Researching this story was a daunting task because no other battle has been studied so thoroughly. I read A LOT to get these facts right. But then, there’s the emotional truth, the story behind the facts. This is the heart that belongs to Annie’s story. Historical fiction makes the facts matter to the reader. For me, the only way to discover this emotional truth was to walk the battlefield of Gettysburg, and witness that landscape where my characters lived over one hundred and fifty years ago. I walked the battlefield and talked to re-enactors and the park rangers.

I studied with the master storyteller Eric Kimmel while a graduate student at Simmons College. That tutelage continued while I was a student at VCFA, when he became my advisor. He remains to this day my Master Guru, as I call him. And, I am so very lucky and honored to call him one of my best personal friends. Likewise, I studied with Marion Dane Bauer, whose stories remain some of my all-time favorites, and I couldn’t have asked for a better teacher to show me how to find the heart of a character, or the soul of a story. The key to writing Girls of Gettysburg was finding the soul and voice to each of my three main characters.

As I began to piece the story together, I took notes. I am a great fan of purple and pink post-its. I also like anything neon colored! I outlined everything. I wrote my first drafts in longhand. I find the relationship between pen and paper much more intimate, and demands me to go deeper into the character. Then, I transferred the story to the computer. But even as I edited the manuscript, I had to print the story out, and work with pen and paper again. I use recycled paper, to be sure!

But as we know, stories tend to be organic, and sometimes outlines, research, and all the “great plans of mice and men” need to be tossed as characters take over. In which case, I tag along for the ride. Even in historical fiction, with its challenging blend of story and fact, It’s as much about story-building as it is about story-creating. Mollie Hunter explores this process in her book Talent is Not Enough in which she offers: “The child that was myself was born with a little talent, and I have worked hard, hard, hard to shape it. Yet even this could not have made me a writer, for there is no book that can tell anything worth saying unless life itself has first said it to the person who conceived that book. A philosophy has to be hammered out, a mind shaped, a spirit tempered. This is true for all of the craft. It is the basic process which must happen before literature can be created.”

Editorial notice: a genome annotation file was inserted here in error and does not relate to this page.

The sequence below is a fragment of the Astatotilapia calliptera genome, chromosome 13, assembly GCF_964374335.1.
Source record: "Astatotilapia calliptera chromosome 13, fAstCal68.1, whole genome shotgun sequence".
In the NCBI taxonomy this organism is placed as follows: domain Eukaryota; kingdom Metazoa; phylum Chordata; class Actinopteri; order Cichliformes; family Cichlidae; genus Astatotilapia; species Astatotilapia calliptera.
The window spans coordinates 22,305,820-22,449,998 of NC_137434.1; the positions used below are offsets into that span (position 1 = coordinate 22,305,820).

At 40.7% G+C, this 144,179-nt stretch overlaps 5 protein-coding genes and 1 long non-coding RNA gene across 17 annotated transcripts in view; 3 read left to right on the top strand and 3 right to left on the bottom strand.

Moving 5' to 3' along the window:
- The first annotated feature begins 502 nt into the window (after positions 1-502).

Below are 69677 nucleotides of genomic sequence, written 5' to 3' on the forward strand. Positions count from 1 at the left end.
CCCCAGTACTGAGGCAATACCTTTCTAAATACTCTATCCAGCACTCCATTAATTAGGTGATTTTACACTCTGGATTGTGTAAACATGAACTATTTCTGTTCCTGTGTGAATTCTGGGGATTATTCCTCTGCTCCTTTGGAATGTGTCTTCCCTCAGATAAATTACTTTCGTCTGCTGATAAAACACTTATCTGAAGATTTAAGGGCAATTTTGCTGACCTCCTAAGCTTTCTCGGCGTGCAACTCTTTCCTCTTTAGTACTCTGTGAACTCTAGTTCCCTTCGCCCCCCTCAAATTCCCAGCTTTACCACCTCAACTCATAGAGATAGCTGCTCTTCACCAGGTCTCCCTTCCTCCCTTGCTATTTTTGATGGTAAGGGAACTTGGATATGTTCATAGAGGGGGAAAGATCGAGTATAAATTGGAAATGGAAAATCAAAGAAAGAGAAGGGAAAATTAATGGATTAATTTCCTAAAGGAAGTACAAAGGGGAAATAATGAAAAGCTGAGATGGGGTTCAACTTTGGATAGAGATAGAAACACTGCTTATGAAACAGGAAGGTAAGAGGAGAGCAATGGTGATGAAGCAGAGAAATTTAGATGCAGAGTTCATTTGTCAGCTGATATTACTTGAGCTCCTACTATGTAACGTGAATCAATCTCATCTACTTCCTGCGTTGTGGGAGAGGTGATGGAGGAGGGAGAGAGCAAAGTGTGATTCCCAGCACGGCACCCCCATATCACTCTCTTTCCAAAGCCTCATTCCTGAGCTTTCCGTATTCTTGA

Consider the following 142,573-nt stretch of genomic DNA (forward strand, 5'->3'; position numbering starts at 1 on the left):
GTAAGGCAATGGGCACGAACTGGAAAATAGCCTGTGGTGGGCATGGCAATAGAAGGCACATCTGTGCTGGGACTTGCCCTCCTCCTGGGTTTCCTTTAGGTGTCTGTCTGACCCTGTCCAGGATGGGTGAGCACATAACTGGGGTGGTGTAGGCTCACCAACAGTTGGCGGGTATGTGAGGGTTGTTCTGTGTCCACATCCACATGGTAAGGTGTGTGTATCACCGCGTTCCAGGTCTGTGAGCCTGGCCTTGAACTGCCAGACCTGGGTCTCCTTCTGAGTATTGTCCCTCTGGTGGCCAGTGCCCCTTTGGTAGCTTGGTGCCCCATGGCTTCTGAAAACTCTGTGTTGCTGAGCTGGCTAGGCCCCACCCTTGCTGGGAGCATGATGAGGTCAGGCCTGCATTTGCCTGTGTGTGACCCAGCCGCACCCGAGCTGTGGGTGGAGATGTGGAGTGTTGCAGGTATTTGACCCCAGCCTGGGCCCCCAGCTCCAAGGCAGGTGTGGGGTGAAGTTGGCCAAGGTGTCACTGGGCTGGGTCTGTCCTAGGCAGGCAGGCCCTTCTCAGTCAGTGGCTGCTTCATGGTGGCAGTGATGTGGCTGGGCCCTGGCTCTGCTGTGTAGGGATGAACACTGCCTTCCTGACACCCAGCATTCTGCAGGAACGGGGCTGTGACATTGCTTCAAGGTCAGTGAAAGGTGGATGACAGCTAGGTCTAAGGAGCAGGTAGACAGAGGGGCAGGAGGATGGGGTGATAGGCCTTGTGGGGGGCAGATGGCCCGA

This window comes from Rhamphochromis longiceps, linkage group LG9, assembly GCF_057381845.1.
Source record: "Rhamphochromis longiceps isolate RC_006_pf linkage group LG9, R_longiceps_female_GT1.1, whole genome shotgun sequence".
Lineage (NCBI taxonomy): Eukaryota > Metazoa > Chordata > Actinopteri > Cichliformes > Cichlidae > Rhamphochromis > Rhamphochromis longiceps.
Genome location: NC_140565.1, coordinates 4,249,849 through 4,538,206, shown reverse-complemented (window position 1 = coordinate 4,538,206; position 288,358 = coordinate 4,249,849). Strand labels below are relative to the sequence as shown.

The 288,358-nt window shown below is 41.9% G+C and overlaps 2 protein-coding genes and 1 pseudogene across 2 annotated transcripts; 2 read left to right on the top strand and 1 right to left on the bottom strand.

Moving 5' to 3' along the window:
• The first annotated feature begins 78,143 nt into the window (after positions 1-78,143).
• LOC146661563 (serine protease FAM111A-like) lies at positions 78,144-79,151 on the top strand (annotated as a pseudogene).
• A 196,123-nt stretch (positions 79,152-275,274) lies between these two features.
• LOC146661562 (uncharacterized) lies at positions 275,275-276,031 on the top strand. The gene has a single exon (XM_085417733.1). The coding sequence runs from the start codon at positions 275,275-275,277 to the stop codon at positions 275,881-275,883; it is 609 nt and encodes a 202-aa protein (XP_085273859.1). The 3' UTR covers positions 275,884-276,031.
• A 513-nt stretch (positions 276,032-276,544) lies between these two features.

CABIN

Bobbi’s cabin

Storytelling is the oldest invitation to the human experience. Stories have been told for over 100,000 years by every culture in the history of the planet. Not all cultures had a written language or codified laws, but all used stories to frame their cultural experience, history, and rituals. Heroes and heroines, like all aspects of story and myth, answered a basic human need: to explain the unexplainable. And we writers, like those ancient storytellers, are the keepers and the tellers of those “sacred” stories. Such stories do not always have a ”happily ever after.” The best stories, in fact, reflect the whole human experience. And the resolution comes because the protagonist’s choices are made when life no longer fits into her definition. Such heroines are then free to be who they need to be, and such stories empower the adolescent reader to seek, and ultimately discover, the heroine within herself.

At least, I hope my stories do.

Yes, they do! Thanks for sharing your inspiration, Bobbi! BTW, I see that your home reflects your love of the historical.

Here’s where you can find out more about Bobbi, her writing process, and her wonderful stories:

Please visit my website for more information about me and my books at: http://www.bobbimillerbooks.com/

For more about my research process, see my discussion at Donna Marie’s Peace and Poetry: http://donnamariemerritt.wordpress.com/2014/07/24/bobbi-miller-folklore-artist-extraordinaire/

Also see my discussion on Historical Fiction at Yvonne Ventresca’s blog, http://www.yvonneventresca.com/1/previous/2.html)

Holiday House, my publisher, lists where you can buy the book here: http://www.holidayhouse.com/title_display.php?ISBN=9780823431632
And I couldn’t resist adding this fun Lego promotion created for Bobbi’s book release:
LEGO Girls photo





Too Much to Do?

5 09 2014

Here’s some great advice to fit the most important things into your days,

 

Some of the best advice ever for becoming successful.